401(k) Hardship Distributions

Nearly 100 million people are participants in a 401(k) plan in the U.S. according to the U.S. Department of Labor.  Unfortunately, many of those participants are unable to leave 100% of their accounts available to use in retirement. This is because they face a financial hardship and need to take a loan or a distribution from their 401(k). 

In 2018, H.R. 1892, the Bipartisan Budget Act of 2018 (the “Act”) was signed into law.  This Act includes changes affecting hardship distributions from 401(k) plans. Here is what you need to know about the changes and how they may impact you or your employees.

Generally, participants can receive a distributions from a plan in the event they have a hardship during employment, as long as that plan

1) expressly permits hardship distributions;

2) distributions are made because of an “immediate and heavy” financial need of the employee and;

3) distributions are made only in an amount necessary to meet that financial need.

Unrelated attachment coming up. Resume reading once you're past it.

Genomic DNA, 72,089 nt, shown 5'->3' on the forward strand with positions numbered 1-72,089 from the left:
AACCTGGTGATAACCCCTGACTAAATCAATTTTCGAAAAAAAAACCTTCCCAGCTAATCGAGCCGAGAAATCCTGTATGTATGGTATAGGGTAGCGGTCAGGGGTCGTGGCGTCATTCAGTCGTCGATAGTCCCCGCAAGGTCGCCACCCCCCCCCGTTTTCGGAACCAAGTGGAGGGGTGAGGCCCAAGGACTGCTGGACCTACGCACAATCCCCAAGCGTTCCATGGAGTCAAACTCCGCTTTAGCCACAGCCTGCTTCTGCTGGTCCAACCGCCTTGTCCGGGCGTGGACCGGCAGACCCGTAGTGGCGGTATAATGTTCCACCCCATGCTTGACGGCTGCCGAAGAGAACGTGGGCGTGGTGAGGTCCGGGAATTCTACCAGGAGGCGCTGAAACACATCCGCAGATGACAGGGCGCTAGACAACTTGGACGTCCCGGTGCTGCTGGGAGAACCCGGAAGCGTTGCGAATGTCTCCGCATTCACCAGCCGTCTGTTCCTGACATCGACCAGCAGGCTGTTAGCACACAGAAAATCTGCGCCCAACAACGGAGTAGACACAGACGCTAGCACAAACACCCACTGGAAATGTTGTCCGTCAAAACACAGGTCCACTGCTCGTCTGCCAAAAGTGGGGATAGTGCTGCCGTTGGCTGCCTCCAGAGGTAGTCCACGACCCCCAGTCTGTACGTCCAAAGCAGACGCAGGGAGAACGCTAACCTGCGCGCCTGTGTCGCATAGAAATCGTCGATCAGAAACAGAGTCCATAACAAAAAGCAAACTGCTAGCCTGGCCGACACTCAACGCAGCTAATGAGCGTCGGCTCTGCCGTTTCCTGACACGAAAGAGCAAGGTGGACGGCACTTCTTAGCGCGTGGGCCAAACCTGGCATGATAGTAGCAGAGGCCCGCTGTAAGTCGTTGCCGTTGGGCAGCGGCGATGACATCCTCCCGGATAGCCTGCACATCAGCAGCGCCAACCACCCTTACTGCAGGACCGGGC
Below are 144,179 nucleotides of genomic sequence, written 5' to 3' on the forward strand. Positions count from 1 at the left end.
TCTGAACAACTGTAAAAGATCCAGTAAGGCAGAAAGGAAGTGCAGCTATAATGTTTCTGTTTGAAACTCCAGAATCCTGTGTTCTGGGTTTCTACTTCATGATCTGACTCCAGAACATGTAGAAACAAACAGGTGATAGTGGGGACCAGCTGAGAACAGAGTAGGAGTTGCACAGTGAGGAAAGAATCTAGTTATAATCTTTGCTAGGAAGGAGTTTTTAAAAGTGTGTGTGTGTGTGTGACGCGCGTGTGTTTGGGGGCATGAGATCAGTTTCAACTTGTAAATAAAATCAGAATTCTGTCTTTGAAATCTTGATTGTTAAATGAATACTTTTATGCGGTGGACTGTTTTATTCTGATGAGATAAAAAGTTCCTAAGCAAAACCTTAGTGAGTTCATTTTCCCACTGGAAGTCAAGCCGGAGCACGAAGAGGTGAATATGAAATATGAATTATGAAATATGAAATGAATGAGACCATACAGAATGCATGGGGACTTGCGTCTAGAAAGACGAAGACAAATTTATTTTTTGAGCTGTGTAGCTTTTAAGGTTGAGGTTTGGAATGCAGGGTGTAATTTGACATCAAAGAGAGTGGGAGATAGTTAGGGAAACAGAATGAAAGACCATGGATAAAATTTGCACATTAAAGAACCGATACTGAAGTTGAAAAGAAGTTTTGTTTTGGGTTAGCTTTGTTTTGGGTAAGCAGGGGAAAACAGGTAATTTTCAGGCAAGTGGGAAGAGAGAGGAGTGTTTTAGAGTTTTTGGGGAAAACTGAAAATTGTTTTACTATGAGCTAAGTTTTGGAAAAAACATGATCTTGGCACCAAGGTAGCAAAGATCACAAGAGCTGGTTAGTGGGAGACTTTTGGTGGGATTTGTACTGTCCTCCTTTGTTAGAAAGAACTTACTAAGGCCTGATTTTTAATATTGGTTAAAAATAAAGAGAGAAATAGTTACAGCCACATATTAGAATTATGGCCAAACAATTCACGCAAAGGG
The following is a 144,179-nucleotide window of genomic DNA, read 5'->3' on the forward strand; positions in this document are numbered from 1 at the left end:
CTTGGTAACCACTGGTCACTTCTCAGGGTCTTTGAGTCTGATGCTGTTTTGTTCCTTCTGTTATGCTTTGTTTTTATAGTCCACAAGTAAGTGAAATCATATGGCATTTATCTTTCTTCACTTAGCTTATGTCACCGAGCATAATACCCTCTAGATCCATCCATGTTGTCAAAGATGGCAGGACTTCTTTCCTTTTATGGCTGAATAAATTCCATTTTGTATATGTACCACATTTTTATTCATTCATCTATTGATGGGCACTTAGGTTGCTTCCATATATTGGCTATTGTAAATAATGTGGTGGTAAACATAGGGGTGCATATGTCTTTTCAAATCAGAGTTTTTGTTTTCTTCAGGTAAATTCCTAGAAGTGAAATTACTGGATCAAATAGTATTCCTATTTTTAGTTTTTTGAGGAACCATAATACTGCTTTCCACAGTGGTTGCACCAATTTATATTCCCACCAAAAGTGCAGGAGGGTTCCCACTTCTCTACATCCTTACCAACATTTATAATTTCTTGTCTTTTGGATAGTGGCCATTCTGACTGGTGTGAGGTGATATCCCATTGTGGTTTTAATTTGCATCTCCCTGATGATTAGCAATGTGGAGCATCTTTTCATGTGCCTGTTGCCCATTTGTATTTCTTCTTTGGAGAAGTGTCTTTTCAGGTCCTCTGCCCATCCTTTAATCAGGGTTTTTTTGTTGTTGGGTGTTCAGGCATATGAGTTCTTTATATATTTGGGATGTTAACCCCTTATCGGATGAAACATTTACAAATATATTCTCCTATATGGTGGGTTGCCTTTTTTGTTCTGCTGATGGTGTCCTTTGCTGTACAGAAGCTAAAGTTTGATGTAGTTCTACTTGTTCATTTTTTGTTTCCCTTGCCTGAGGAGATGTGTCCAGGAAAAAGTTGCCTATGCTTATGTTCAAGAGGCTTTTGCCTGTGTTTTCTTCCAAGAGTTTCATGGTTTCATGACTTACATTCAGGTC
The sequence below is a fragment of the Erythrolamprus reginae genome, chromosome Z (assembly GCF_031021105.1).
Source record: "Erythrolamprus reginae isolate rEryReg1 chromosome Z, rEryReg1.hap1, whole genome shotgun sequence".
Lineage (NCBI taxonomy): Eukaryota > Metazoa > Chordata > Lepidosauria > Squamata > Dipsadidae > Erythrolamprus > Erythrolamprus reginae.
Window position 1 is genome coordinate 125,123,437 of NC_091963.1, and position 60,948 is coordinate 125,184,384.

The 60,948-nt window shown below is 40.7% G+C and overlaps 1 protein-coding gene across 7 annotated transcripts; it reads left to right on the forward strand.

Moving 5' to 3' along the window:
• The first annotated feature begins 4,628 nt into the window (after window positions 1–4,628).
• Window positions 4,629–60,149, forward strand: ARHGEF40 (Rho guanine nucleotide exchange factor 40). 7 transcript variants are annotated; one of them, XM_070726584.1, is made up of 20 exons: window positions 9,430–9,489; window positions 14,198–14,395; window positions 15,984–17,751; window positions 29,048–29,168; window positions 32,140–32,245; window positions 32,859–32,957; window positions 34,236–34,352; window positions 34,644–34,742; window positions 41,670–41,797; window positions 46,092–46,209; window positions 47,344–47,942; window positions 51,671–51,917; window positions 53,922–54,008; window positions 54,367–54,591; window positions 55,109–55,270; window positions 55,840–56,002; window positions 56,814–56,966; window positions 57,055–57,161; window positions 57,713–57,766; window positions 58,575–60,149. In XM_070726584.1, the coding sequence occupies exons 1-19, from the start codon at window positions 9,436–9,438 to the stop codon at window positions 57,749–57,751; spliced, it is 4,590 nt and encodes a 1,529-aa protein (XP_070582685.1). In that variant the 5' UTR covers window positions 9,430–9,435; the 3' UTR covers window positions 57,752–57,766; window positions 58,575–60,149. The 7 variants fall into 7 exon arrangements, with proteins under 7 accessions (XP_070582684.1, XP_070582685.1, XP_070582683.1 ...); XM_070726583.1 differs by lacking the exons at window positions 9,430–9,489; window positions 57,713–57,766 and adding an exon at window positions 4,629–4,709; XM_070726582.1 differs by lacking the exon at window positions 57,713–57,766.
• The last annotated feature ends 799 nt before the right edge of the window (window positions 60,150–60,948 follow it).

These general rules have not changed under the Act.  However, the Act did address, among other things, three regulations as follows:

Prior to the Act, an employee who received a hardship distribution could not make elective contributions or other employee contributions (pre-tax, after-tax, or Roth) to the plan (or any other plan maintained by the employer) for at least six months after receipt of the hardship distribution. In addition, the distribution was limited to elective deferrals (including earnings) in the participant’s account and the participant generally had to first take a loan from the plan if that option was available.

Under the Act, the six-month prohibition on contributions following receipt of a hardship distribution has been removed effective January 1, 2020.  Effective January 1, 2019, the Act also removed the requirement to first take a loan if the plan had a loan provision.  In addition, the Act expanded the funds available for distribution to include the following:

• Contributions to a profit-sharing (including a 401(k) plan) or stock bonus plan that has a cash-or-deferred arrangement;

• Qualified nonelective contributions (vested employer contributions such as those made to a safe harbor plan);

• Qualified matching contributions (vested employer matching contributions such those made to a safe harbor plan); and

• Earnings on the foregoing contributions.

Participants should contact their plan administrator to obtain details of the plan provisions regarding hardship distributions.  Plan sponsors should consider reviewing their plans’ hardship distribution provisions and amending them to reflect the final regulations under the Act.

For more information, contact Bob Jannelli.